That finding is consistent with many other measurements regarding the president almost throughout his tenure: A large share of Americans solidly opposes him, a smaller share solidly backs him and a third group generally supports him but sometimes wavers.
In the current poll, for example, a majority of respondents, 52%, say they would be unhappy if Trump were reelected, and just 30% say they would be happy. While 40% say they would be "completely unhappy," about half of that number say they'd be "completely happy," and 18% sit in the middle.
The roughly 1 in 4 Americans who say that they haven't made up their minds on impeachment provide a potentially important but elusive audience for the two warring sides.
The groups most likely to remain undecided include independents and people who describe themselves as only leaning toward the Republicans. The undecided also tend to be younger than average: More than a third of people younger than 35 say they are uncertain, but only a fifth of those 65 and older replied the same.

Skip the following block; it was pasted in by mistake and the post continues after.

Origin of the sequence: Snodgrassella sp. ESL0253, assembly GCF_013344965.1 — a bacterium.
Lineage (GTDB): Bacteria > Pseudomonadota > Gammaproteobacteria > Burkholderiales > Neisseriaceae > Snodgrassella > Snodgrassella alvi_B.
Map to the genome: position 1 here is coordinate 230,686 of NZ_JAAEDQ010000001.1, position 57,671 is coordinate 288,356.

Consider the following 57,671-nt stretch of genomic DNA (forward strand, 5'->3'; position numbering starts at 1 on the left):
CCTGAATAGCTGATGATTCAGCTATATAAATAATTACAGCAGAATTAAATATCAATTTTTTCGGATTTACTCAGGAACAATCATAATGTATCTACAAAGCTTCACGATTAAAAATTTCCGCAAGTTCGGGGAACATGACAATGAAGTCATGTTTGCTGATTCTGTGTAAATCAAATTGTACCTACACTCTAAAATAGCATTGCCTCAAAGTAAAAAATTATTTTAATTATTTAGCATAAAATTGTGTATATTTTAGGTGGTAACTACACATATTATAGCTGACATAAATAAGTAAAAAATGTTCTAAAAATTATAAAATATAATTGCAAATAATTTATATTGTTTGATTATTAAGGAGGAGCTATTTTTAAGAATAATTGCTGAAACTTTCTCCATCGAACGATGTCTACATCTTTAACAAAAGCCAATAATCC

But a key fact about the undecided is that they haven't been paying much attention. The 60% of Americans who say they are following news about impeachment at least "somewhat closely" have mostly made up their minds. Among the people who say they remain uncertain, about two-thirds say they aren't following the issue closely.
That's typical in today's highly polarized political environment: The people who pay most attention to news tend to be the most partisan. One challenge for the House Democrats managing the impeachment hearings will be whether televised public hearings can grab the attention of those who, so far, have mostly tuned out the case.
Expectations could provide another challenge. Most Americans don't expect to see Trump removed from office as a result of the impeachment process. On average, those polled gave removal about a 30% likelihood of it happening. Even Democrats, on average, gave it only about a 40% chance of happening.